* Dollar index hits 6-week high, 'supercommittee' failure
stokes safe-haven flows
* Euro pressured lower as inter-euro zone yield spreads
* Markets take scant comfort from Spain election results
By Naomi Tajitsu
LONDON, Nov 21 The dollar hit a six-week
high versus a currency basket on Monday after U.S. leaders
failed to agree deficit-cutting measures, darkening the fiscal
outlook and prompting a shift from riskier currencies into the
safety of the U.S. currency.
The dollar index rose to 78.477, its highest since
Oct. 10 as debt problems deteriorated on both sides of the
Atlantic due to ongoing worries that wrangling between European
leaders will protract the bloc's debt crisis.
Investors sought growing yield premiums to hold Italian and
Spanish bonds versus benchmark German debt, pushing the euro to
the day's low versus the dollar.
An overwhelming Spanish vote in favour of a new government
failed to instill optimism about Madrid's ability to deal with
its economic problems.
The failure of Washington's "supercommittee" triggered
selling in risky assets, with European shares falling 2 percent
while currencies considered to be higher risk, including the
euro and the Australian dollar also took a hit.
For the moment, Washington is still expected to push ahead
with $1.2 trillion in automatic spending reductions despite its
inability to find appropriate budget savings, keeping at bay the
risk of an immediate credit rating cut.
So long as Washington avoids a lower rating -- which was
slashed to AA+ a few months ago -- analysts believe the dollar
may continue to benefit from safe-haven flows.
"If the United States fails to reach agreement and we assume
the spending cuts will still be delivered, that would be
acceptable to the ratings agencies," said Adam Cole, global head
of currency strategy at RBC.
But he added: "If the automatic spending cuts are called
into question, that would be problematic for the U.S. credit
rating and by extension for the dollar."
The euro fell 0.4 percent on the day to a session
trough of $1.3435, before pulling back to around $1.3460 as
traders suspected Asian sovereign demand in the $1.3430 region.
The euro also suffered as the yield spread between Spanish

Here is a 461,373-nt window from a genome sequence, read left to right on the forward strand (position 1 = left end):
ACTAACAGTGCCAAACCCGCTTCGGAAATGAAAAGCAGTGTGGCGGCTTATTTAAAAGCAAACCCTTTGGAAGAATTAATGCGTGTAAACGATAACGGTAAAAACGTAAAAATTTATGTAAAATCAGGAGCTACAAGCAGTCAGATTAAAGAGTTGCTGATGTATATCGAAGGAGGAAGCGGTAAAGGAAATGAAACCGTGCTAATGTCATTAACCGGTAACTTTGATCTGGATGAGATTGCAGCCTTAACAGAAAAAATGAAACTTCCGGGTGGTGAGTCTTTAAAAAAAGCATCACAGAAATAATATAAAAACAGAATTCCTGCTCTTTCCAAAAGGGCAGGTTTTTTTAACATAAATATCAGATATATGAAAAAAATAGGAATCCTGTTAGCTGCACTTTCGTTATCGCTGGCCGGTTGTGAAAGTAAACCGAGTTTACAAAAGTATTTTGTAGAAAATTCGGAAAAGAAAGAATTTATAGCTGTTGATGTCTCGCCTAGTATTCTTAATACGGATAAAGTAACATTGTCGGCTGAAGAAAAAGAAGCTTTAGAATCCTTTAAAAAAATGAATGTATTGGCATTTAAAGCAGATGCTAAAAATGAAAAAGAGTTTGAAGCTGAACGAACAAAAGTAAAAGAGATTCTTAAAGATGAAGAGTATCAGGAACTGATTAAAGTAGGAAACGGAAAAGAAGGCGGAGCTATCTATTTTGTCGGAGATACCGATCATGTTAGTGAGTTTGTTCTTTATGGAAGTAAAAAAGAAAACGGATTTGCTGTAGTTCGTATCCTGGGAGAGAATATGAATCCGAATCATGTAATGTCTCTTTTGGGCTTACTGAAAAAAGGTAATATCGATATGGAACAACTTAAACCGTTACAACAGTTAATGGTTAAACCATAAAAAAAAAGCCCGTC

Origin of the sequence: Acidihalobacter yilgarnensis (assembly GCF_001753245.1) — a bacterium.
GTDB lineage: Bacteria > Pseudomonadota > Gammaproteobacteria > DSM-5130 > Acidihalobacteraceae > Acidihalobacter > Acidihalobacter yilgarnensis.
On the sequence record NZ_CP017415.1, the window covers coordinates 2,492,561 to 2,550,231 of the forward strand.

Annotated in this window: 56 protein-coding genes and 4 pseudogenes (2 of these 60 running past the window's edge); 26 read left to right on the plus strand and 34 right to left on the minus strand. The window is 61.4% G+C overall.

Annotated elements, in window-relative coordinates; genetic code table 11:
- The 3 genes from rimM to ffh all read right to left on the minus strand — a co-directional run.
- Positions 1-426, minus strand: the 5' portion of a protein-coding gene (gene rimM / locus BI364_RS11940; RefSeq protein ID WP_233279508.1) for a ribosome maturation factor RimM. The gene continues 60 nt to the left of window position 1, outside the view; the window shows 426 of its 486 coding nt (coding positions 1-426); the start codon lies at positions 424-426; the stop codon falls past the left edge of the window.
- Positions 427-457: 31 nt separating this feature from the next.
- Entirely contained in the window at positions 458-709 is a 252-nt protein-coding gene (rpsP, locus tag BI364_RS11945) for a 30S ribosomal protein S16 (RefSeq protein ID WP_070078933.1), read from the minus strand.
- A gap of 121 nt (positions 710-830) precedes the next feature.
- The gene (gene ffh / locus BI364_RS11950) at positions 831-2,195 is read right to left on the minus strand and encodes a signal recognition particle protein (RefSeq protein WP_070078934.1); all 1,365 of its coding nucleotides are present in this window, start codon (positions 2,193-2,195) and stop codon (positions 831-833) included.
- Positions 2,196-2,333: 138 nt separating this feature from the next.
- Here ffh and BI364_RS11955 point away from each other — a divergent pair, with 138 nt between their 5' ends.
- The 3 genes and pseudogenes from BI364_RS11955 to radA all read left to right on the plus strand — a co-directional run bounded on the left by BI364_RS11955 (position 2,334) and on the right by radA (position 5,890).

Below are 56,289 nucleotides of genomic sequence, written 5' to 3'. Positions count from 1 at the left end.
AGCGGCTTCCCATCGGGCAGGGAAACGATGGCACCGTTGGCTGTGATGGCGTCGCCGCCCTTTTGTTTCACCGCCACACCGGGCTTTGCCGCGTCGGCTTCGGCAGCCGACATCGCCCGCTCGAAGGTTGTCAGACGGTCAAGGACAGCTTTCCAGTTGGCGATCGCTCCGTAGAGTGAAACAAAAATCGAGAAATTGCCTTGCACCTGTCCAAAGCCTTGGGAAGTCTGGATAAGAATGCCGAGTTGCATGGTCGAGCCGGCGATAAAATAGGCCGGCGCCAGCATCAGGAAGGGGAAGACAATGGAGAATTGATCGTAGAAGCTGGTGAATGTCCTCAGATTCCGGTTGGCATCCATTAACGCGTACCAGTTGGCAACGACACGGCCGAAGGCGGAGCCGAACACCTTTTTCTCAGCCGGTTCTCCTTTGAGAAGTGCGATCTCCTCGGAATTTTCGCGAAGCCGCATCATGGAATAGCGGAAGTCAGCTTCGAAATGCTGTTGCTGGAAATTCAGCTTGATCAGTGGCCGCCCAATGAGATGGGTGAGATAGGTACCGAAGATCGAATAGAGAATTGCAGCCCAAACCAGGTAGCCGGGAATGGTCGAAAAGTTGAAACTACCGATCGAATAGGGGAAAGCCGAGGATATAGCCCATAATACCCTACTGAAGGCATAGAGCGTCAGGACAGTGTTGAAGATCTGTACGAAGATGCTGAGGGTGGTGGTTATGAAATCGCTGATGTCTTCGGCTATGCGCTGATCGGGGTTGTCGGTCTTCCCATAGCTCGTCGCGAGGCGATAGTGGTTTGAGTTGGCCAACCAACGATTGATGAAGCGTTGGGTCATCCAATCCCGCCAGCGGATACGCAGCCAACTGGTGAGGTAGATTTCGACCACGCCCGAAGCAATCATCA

and German 10-year government bonds yawned 10 basis points to
453 basis points, while the Italian/German spread also widened.
The dollar was flat at 76.88 yen, recouping earlier
Many have been surprised by the euro's resilience to the
surge in Italian and Spanish bonds yields which make it ever
more costly for their governments to manage their debt.
"It's been difficult to push it lower despite the problems
in the euro zone," said Arne Lohmann Rasmussen, chief analyst at
Danske in Copenhagen. "From a speculative point of view, the
market is already very short on euro/dollar."
The latest IMM data show that speculators ramped up their
bets to sell the euro last week, leaving limited room to put on
many more new positions to sell.
Analysts at Lloyds argued that in addition to speculators,
longer-term participants have been selling the euro in past
weeks, and that selling from the latter may pick up even if the
IMM data shows limited scope for speculative positioning.
"Any future euro weakness looks more likely to come from
selling from commercial or longer term real money accounts,
which have been reluctant EUR sellers for most of this year,"
they wrote in a note.
Analysts say the European Central Bank's unwillingness to
commit to large-scale bond purchases and Europe's deteriorating
economic backdrop mean financial markets will remain hostage to
stresses in the region, which may hurt the euro.
The European Commission will propose on Wednesday much
tighter control of euro zone countries' budgets and closer
economic monitoring which, if proven to work, could lead in a
few years to some form of joint euro bonds, a senior euro zone
While such a move could help bolster confidence in the
longer term, few think such drastic measures could be taken any
time soon, given Germany's staunch opposition to the idea.